Build A Lucrative Relationship With Your Customers!
Building a profitable relationship with your prospects and customers, like any aspect of successful marketing, is like learning to ride a bike or play a musical instrument.
You’ll fall off a few times, or play ‘bum’ notes, before you begin to get the hang of it — but once you do, you’ll go on to do a few cycle stunts and play music that people want to listen to! Practice is important.
And as leading copywriter Allan Forrest-Smith advises, the easiest way to practice is to copy the experts. After all, if they can bring in millions with their copy, why reinvent the wheel? And they probably copied it from an earlier success anyway — why do you think the text in the body of an advertisement or web page is called ‘copy’ anyway?
We’re not talking plagiarism here—but many of the most successful sales letters of all time have either taken their inspiration from earlier successes or have themselves inspired others.
And email marketing is just like that. Practice and draw ideas from others’ emails. Use current topics or popular themes, use timeless truths or your latest product as themes.
But this is all about building a relationship with your prospects and customers — and they’ve given you permission to be in touch with them by email (see other posts on this blog).
Five Magic Questions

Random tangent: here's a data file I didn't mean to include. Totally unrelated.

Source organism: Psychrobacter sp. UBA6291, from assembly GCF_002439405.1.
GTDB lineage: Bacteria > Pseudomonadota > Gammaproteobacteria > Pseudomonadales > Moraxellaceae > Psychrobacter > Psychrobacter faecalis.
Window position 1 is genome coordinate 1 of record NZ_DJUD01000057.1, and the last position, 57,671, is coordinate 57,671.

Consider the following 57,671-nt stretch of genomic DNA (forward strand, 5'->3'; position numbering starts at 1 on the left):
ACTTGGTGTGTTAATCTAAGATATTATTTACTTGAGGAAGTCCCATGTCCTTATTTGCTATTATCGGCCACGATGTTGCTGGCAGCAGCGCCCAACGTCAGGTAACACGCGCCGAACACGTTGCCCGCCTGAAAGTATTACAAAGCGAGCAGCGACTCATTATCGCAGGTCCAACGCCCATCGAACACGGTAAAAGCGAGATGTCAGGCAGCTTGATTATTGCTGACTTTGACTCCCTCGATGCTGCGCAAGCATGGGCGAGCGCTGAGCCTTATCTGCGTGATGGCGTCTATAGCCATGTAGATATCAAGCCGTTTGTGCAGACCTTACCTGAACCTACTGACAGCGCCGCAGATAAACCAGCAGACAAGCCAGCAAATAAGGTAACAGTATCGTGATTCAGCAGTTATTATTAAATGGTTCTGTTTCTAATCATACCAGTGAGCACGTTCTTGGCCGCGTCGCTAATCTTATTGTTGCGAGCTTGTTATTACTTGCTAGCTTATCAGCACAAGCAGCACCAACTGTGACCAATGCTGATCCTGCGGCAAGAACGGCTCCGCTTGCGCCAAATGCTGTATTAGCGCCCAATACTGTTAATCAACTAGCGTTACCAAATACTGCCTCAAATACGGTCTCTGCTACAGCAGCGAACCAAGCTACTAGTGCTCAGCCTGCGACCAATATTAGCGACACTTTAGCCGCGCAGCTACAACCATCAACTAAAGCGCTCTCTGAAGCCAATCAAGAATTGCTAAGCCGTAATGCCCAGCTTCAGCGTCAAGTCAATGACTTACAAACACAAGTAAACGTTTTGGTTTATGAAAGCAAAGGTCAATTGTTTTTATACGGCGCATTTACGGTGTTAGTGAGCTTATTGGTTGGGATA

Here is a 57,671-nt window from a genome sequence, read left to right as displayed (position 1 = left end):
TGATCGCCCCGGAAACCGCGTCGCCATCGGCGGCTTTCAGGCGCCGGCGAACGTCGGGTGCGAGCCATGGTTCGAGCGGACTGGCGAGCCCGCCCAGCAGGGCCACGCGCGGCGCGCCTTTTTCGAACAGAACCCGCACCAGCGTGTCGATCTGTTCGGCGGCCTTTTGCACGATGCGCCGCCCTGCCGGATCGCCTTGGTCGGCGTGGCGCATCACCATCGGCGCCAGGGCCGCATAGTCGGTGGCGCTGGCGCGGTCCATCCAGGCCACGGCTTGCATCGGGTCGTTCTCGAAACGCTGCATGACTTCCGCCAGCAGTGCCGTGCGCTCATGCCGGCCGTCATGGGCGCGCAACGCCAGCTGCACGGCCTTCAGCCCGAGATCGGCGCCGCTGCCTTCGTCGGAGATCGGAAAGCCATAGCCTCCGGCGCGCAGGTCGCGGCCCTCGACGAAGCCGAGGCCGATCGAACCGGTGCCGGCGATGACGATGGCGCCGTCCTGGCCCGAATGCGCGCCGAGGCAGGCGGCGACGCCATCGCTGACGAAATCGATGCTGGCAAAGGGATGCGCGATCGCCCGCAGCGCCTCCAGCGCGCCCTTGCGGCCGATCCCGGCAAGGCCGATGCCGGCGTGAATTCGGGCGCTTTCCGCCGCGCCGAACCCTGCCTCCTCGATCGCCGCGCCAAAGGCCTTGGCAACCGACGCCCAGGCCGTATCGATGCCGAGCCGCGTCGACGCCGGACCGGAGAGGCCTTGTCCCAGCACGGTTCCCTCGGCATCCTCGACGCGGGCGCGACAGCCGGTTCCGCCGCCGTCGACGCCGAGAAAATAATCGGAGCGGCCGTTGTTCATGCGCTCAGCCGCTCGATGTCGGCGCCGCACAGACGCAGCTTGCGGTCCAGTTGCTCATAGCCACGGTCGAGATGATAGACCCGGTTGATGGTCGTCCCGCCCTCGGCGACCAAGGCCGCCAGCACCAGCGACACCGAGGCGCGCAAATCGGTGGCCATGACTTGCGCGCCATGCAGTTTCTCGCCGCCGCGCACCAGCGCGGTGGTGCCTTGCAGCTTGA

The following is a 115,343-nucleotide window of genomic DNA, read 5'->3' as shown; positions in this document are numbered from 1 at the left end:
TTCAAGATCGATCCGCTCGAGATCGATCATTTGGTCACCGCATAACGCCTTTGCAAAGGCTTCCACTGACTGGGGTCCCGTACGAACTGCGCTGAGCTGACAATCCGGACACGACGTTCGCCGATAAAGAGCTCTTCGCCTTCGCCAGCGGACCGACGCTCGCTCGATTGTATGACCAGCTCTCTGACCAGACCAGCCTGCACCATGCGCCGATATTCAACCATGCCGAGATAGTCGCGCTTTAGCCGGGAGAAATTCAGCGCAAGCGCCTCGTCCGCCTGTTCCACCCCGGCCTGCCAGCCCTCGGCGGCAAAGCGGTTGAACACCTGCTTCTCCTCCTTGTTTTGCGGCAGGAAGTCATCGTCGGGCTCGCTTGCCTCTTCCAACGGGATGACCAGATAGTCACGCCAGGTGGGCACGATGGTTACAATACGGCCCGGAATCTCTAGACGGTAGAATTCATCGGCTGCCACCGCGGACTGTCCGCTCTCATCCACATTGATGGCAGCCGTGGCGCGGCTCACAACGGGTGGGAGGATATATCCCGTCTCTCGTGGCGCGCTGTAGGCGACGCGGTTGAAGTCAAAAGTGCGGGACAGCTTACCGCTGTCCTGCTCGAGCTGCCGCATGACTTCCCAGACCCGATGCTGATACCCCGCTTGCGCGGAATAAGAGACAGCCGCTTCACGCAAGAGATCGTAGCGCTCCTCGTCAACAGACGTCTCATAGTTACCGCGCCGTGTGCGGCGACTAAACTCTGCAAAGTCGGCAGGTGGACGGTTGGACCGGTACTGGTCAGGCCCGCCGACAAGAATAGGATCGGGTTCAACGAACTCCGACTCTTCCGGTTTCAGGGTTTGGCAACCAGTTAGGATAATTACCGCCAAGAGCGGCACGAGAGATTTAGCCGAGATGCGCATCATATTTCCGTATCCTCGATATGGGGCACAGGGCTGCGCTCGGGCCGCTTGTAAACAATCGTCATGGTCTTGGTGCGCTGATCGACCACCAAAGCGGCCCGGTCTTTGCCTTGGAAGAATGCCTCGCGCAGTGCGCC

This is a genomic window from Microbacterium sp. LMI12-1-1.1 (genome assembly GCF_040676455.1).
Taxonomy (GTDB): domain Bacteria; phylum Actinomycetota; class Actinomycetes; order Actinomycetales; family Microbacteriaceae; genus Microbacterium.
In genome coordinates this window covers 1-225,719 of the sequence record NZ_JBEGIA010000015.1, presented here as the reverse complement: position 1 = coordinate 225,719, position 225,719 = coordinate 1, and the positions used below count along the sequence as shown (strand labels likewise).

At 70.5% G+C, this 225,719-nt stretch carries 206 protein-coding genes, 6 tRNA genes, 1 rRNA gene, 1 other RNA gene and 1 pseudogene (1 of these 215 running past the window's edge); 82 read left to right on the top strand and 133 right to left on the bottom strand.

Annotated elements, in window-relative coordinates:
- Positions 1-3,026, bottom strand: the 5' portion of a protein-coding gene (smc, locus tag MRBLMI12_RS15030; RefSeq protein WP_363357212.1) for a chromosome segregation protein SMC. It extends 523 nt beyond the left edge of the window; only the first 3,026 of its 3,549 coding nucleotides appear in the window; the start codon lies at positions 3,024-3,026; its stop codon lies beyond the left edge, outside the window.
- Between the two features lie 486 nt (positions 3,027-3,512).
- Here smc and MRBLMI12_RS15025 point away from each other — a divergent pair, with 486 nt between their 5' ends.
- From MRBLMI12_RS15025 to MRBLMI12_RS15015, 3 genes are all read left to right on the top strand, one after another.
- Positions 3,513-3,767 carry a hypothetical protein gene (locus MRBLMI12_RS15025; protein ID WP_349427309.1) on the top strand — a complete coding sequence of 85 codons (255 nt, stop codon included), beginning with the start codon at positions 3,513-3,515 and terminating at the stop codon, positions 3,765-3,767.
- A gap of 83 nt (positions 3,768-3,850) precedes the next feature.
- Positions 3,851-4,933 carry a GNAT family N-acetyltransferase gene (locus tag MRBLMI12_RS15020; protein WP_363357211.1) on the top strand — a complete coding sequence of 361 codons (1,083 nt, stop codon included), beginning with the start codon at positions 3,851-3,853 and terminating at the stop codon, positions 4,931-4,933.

Michael Rassmussen has carved out an Internet Marketing niche for himself in the
field of Email Marketing. His advice is that you need to address FIVE MAGIC QUESTIONS that the recipient will have when you are crafting emails to your lists:
- Who are you?
- What do you want?
- Why should I care?
- What’s in it for me?
- What do I do now?
Unless you answer these five questions in your email, your target will move on to the next email and you’ll have lost her/him.
Killer Subject Lines
But the body of the message will be wasted if your email Subject line — your ‘headline’ — doesn’t get your target excited or intrigued enough to open your email in the first place!
So your Subject line is the key to getting your email read.
As Allan Forrest-Smith points out, the whole purpose of your Subject line or Headline is to get the reader to carry on reading. And the purpose of each paragraph and sub-header is to get your reader to keep on reading!
Try to make people curious with your headline—and to want to open your email to
find out what it’s all about — ie ‘What’s In It For Me?’ (abbreviated to WIIFM in the
To do this your subject line should be benefit oriented — asking a question is often
effective. But your subject lines should be ‘blind’ — they should entice irresistibly
without revealing the content up front.
So, you’ve got your target to open the email — what now? The Opening section is now vital to keeping your prospect on the page — and to keep him/her reading — so it has to be conversational and interesting. And it MUST grab the reader and involve him/her immediately — so it has to be about them, not you!
Think about the emails you receive… Which do you open? Which do you go on reading? Most of us prefer emails that sound as though they’re coming from a friend with something interesting or useful to tell us, don’t we?